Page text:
The situation was compounded when another electrician resetting power to the mine, failed to identify that the 33 kV underground feeder involved had tripped on an earth fault, and reset power to the effected cable. This happened about 55 min after the initial failure and subsequent fire. The surface communications only had a limited back up power supply. Due to the loss of power to the mine site, communication was lost to the underground part of the mine and this delayed the fire team response. The cable splice was of a tape and heat shrink construction. Such joints do not fully preclude air from getting inside the completed splice. The manufacturer has confirmed that this may make such joints more vulnerable to fire.

Additional comments

The splice manufacturer confirmed that non-resin filled cable joins will contain some air voids and the use of resin or compound filled joins may be advantageous where optimum fire resistance is required. The splice manufacturer’s specifications for this splice kit indicate its voltage ratings for phase-to-ground insulation coordination is suitable for this IT network application.

The installation of splices on HV networks requires a high level of professionalism and quality control. Very small errors during installation may result in future joint failure. There is considerable diversity of opinion within industry as to the appropriate testing regime for 33 kV HV XLPE cable systems.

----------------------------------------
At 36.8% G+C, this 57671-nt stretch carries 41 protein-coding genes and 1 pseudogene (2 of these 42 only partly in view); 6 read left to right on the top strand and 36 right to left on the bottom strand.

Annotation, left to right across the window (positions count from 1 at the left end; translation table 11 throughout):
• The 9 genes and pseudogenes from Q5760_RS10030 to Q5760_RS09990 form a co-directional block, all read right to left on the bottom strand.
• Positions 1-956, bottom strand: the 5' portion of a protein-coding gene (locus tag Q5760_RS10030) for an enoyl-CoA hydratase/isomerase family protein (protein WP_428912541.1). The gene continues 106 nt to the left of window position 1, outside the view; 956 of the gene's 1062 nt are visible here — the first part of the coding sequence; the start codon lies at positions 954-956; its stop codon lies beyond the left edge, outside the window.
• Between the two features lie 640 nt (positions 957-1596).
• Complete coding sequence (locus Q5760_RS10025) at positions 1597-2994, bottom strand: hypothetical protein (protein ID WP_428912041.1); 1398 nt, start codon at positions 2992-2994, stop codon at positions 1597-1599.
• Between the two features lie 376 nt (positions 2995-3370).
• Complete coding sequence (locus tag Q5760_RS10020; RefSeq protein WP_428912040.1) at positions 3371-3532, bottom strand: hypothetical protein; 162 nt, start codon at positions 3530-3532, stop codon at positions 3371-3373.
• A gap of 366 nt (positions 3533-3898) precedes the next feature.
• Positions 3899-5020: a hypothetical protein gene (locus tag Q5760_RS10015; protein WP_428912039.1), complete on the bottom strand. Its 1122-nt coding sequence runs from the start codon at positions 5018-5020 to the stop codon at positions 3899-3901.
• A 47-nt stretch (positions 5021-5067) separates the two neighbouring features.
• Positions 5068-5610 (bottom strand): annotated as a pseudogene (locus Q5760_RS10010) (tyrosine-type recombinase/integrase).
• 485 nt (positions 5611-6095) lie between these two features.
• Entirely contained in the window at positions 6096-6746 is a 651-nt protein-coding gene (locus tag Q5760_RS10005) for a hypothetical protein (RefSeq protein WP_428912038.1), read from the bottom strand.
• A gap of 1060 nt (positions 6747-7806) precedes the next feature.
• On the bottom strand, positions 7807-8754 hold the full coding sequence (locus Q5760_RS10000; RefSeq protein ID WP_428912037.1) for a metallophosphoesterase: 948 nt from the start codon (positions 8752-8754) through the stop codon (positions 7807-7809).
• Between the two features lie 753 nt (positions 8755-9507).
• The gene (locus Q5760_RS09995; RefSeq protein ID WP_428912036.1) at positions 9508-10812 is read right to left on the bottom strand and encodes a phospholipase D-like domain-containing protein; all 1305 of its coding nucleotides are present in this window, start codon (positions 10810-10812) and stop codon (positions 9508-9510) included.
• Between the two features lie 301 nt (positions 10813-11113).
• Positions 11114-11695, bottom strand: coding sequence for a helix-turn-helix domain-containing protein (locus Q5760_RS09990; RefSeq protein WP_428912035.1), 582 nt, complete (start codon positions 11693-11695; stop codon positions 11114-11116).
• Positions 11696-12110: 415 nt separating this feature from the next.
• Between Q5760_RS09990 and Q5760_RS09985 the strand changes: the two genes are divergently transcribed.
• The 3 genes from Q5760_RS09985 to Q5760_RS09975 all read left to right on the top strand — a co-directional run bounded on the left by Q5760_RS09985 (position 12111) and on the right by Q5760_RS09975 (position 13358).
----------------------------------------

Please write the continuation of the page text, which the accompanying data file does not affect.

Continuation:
While DC megger testing to 5 kV and VLF HiPot testing of system voltage is widely used, the required duration of the test and actual test voltage levels remain controversial. Excessive test times and voltages may damage these HV XLPE installations, while shorter duration and lower test voltages may lead to false “positive” results.

mine safety

Fig. 2: What remained inside the cable splice cage.

 

Recommendations

Underground HV networks should be isolated from surface HV overhead lines which have a higher risk of faults, due to factors such as lightning, fallen branches, wildlife, etc.
Provide effective surge diverters and associated earthing rated for:

  • The potential line voltage during an earth fault
  • Prospective short circuit current of the network
  • The short circuit fault clearing time

This will help minimise transients transferring to underground cable networks. The electrical protection on IT network HV supplies should be set with the fastest clearance time possible while still allowing for discrimination and reliable performance.